Data to remain with the seller
If the target’s data are to remain (exclusively) with the seller on its servers, this must be explicitly stipulated in the purchase agreement — subject to statutory regulations, as explained above. Such provisions can include, for example, the target’s time-limited access rights and special requirements for data storage at the seller (authorisation policies, need-to-know principle, etc.):
- With regard to personal data, these provisions must be limited to cases where the seller is permitted to process such personal data at the time of closing (in particular where it has a statutory retention obligation).
- If the seller requires personal data at a later point in time, but is not permitted to access it at the time of closing, the purchase agreement can oblige the purchaser to hand it over in such cases. However, the seller must initially delete such personal data.
- With regard to non-personal data, including anonymised data (i.e. the link to specific persons can only be restored with disproportionate effort and expense; such anonymisation is subject to stringent requirements), the parties are generally free to regulate the seller’s access and use of such data. However, in order to avoid as far as possible a technically complex transfer and/or deletion of data, an agreement similar to the one described above would be preferable with regard to such data, as it allows the data to remain with the seller.
Handling data on the target’s servers that are to remain with the seller
If the target’s servers still have data that are to remain with the seller, a reverse data carve-out is necessary.
This can be implemented by simply migrating the data prior to closing. In this case it would make sense for the target and the seller to conclude a data transfer agreement prior to the sale of the target granting time-limited access rights to the target, if necessary.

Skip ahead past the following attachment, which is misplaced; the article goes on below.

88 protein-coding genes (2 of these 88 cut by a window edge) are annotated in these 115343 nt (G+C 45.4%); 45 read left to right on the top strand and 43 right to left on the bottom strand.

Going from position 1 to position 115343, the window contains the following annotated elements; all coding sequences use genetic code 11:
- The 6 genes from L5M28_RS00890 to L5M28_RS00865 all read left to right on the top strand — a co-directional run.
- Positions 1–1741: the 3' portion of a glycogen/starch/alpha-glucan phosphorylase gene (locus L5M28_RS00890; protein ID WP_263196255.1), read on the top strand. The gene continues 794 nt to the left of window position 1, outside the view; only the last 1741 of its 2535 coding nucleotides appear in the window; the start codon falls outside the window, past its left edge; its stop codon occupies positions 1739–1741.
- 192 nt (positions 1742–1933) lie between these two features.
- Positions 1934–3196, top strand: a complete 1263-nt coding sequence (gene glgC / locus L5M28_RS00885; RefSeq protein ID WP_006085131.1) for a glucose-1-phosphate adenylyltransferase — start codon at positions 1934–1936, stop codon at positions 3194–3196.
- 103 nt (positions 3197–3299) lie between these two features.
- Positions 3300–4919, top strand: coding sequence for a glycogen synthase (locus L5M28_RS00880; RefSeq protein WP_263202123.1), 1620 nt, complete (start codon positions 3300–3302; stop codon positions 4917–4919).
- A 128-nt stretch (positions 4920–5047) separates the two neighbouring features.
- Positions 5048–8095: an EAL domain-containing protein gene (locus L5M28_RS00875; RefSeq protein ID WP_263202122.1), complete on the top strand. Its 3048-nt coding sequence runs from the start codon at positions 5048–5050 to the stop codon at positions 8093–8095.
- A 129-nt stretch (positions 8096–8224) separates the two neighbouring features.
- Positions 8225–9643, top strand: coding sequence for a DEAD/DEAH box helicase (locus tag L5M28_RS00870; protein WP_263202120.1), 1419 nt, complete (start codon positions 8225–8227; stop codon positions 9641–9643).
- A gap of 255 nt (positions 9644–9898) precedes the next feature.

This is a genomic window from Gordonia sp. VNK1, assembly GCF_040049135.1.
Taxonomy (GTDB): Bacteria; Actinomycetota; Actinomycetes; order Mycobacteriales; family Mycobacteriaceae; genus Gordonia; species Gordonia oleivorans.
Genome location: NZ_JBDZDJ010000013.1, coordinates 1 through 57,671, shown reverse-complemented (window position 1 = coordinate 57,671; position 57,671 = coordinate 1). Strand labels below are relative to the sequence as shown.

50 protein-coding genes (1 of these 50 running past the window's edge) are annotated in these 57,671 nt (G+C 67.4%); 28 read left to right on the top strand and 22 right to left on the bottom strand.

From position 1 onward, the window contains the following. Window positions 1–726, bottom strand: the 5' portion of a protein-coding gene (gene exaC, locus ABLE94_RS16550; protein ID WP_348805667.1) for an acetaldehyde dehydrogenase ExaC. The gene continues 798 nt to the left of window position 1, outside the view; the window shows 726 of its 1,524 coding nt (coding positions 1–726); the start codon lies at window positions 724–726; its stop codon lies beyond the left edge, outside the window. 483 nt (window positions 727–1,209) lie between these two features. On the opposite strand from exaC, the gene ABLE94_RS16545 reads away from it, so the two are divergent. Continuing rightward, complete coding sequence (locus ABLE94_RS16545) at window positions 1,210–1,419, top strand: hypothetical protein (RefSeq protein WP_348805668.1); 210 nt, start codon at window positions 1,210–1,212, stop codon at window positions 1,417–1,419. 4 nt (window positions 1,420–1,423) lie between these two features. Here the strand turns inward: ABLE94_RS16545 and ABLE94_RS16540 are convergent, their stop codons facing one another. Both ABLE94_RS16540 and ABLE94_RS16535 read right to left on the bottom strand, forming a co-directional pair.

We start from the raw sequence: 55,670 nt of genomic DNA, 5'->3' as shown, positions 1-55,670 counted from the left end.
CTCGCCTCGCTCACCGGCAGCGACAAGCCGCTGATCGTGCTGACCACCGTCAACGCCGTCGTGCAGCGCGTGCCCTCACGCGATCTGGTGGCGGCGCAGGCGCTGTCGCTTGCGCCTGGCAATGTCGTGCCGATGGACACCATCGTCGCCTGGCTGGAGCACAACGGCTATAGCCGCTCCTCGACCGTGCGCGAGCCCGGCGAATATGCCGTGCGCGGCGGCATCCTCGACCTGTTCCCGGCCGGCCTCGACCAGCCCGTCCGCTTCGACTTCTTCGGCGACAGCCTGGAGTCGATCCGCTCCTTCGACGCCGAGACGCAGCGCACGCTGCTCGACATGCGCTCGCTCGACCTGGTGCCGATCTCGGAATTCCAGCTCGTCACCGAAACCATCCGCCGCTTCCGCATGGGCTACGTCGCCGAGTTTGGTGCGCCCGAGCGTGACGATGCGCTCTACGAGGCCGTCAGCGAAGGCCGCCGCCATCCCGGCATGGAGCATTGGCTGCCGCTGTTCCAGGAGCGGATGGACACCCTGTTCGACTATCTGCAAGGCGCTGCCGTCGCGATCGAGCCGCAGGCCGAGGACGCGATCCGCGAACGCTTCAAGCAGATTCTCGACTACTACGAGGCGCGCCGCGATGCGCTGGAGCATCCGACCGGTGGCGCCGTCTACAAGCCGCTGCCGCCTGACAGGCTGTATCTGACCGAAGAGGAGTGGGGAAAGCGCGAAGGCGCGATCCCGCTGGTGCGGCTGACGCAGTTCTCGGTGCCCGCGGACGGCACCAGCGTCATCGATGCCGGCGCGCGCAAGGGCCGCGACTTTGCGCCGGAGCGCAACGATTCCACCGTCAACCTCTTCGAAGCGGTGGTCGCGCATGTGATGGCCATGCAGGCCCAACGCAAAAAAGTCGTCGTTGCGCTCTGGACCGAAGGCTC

Alternatively, a provision to this effect can be incorporated in the purchase agreement itself, clarifying what data are not included in the transaction and will therefore be transferred to the seller ahead of closing.
Personal data, on the other hand, can only be retained by or transferred to a group company subject to statutory data protection rules and regulations (e.g. customers must consent to the transfer of their data).
Transfer of data assets
In an asset deal, the transfer of data assets must be set out in detail in the purchase agreement.
If the data represent the core asset of the transaction, the purchase agreement must contain the main provisions on physical separation (described above) and transfer of the data to the purchaser. A detailed migration project should be also set up to physically separate the data.
In an asset deal, the data relating to the transferred assets are transferred to the purchaser, but the transfer is limited to that data. In particular:
- Employee data are only to be transferred insofar as employees are taken over as part of the asset deal pursuant to section 613a German Civil Code (Bürgerliches Gesetzbuch, “BGB”) and are necessary for the continuation of the employment relationships with the purchaser.
- Accounting data are only to be transferred insofar as the purchaser is subject to statutory retention obligations under section 257 HGB and section 147 AO, e.g. when taking over customer contracts.
Under the GDPR, the transfer of personal data as part of an asset deal requires a legal basis. The legal basis for the transfer of the data of employees whose employment relationships are transferred to the purchaser pursuant to section 613a BGB is derived from section 26(1) Federal Data Protection Act (Bundesdatenschutzgesetz, “BDSG”) (performance of the employment contract). In other cases where the purchaser enters into the seller’s existing contractual relationships with a natural person, the contract also forms the basis for the data transfer (Article 6(1), letter (b) GDPR). Apart from existing contracts with the data subjects, the legitimate interests of the parties involved in the transaction can justify a data transfer except where their interests are overridden by the interests of the data subjects (Article 6(1), letter (f) GDPR). If no statutory legal basis applies, the only justification for the disclosure of personal data is the consent of the data subject (Article 6(1), letter (a) GDPR), but this is usually not feasible in practice. General prior consent given when the data was collected normally does not meet the statutory requirements, as consent must be given for the personal data to be processed for a specific purpose; in particular, it must be clear who will be processing this data.